• date: 2014-02-10T00:00:00 type: Committee interim report tabled for plenary body: EP docs: url: http://www.europarl.europa.eu/sides/getDoc.do?type=REPORT&mode=XML&reference=A7-2014-0093&language=EN title: A7-0093/2014 summary: The Committee on Foreign Affairs adopted the interim report by Ana GOMES (S&D, PT) the draft Council decision on the conclusion of the Framework Agreement on Comprehensive Partnership and cooperation between the European Community and its Member States, of the one part, and the Republic of Indonesia, of the other part, with the exception of matters related to readmission . Members recalled that Indonesia is the world’s fourth most populous nation, the third largest democracy and the largest Muslim majority country . Taking account these elements, Members called on the Council to take account of the following recommendations in the framework of this interim report and before final consent of the Agreement: the recommendation stressed that the PCA aims to further strengthen relations between the EU and Indonesia, in addition to the existing cooperation mechanisms, and to cooperate in addressing global challenges, based on the shared principles of equality, mutual respect, mutual benefit, democracy, active civil society participation, the rule of law, good governance and human rights, by developing political and economic cooperation in all matters; Members believed that the relationship between Indonesia and the EU ought to be recognised as strategic and that regular summits should be held to review bilateral and global developments; Members urged the EU and Indonesia to make full use of the PCA in order to achieve long-term geostrategic benefits in facing global security challenges, such as tackling climate change and the proliferation of WMD, piracy; the recommendation stressed the need to combat corruption. Human rights : Members stressed the inconsistency of Law 8/1985 and the new Law on Mass Organisations 17/2013 (repealing the former Law on Associations 8/1985) on civil organisations (the “Ormas Bill”), which, despite the stated purpose of ensuring tolerance and preventing violence against society groups, if not revised to conform with international human rights standards, risks imposing unnecessary and sometimes onerous administrative, legal and financial restrictions on the activities of nongovernmental organisations. Members called on both national and foreign enterprises operating in Indonesia need to develop their activities in accordance with the principles of corporate social responsibility. Freedom of culture : Members noted with regret that the increasingly strong focus on Islamic teachings in the public education system, to the detriment of the stress on religious, ethnic and cultural plurality and diversity enshrined in the Indonesian motto ‘Bhineka Tunggal Ika’ (Unity in Diversity), and expressed their concern as regards acts of violence towards religious minorities and the closure of churches in some parts of the country. Death penalty : Members recalled that the abolition of the death penalty is a key objective of the Union's human rights policy and called on the Indonesian authorities to consider abolishing the death penalty, or at least declaring a moratorium on its application. They also called for the end of acts of violence against the civilian population in Papua and West Papua. Members called for further efforts to: eradicate genital mutilation, eliminate the worst forms of child labour, and its legal framework to tackle child exploitation; diversify energy supplies by developing new and renewable forms of energy, apply the moratorium on the clearing of new forest decided by the Government in 2011, develop sustainable tourism models, starting negotiations on visa facilitation with a view to increasing people-to-people exchanges, modernise the public administration, reduce plantations of palm oil and rubber, improve efficiency in asset recovery and fighting terrorism, piracy, organised crime, money laundering and tax havens.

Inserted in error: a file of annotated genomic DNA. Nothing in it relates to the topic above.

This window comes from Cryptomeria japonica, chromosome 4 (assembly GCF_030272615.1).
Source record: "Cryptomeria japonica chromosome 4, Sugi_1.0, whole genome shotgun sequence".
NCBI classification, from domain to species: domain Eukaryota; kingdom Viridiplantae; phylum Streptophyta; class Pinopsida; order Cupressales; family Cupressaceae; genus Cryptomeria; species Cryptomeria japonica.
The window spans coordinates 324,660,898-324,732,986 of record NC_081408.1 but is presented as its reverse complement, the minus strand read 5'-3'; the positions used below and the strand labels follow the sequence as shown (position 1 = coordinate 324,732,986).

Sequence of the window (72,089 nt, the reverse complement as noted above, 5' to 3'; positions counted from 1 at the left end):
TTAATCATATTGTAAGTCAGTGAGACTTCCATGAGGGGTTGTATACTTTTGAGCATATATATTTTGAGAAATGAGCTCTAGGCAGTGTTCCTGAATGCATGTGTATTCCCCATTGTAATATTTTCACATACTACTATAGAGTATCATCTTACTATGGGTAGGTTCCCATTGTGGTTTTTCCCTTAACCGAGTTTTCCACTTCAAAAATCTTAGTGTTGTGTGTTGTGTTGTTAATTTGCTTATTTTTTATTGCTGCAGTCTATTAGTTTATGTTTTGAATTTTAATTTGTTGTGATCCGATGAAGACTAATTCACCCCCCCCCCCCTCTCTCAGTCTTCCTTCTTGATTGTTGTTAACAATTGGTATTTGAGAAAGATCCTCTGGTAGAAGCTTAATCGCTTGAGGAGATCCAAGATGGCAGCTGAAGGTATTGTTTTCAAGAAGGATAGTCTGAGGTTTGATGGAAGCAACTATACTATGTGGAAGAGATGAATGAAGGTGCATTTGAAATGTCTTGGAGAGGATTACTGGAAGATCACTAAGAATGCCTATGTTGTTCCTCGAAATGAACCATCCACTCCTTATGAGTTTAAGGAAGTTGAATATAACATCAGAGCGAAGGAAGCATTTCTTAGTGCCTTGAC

• date: 2014-02-20T00:00:00 type: Committee report tabled for plenary, 1st reading/single reading body: EP docs: url: http://www.europarl.europa.eu/sides/getDoc.do?type=REPORT&mode=XML&reference=A7-2014-0134&language=EN title: A7-0134/2014 summary: The Committee on Foreign Affairs adopted the report by Ana GOMES (S&D, PT) on the draft Council decision on the conclusion of the Framework Agreement on Comprehensive Partnership and cooperation between the European Community and its Member States, of the one part, and the Republic of Indonesia, of the other part, with the exception of matters related to readmission. The committee recommended the European Parliament to give its consent to the conclusion of the Agreement.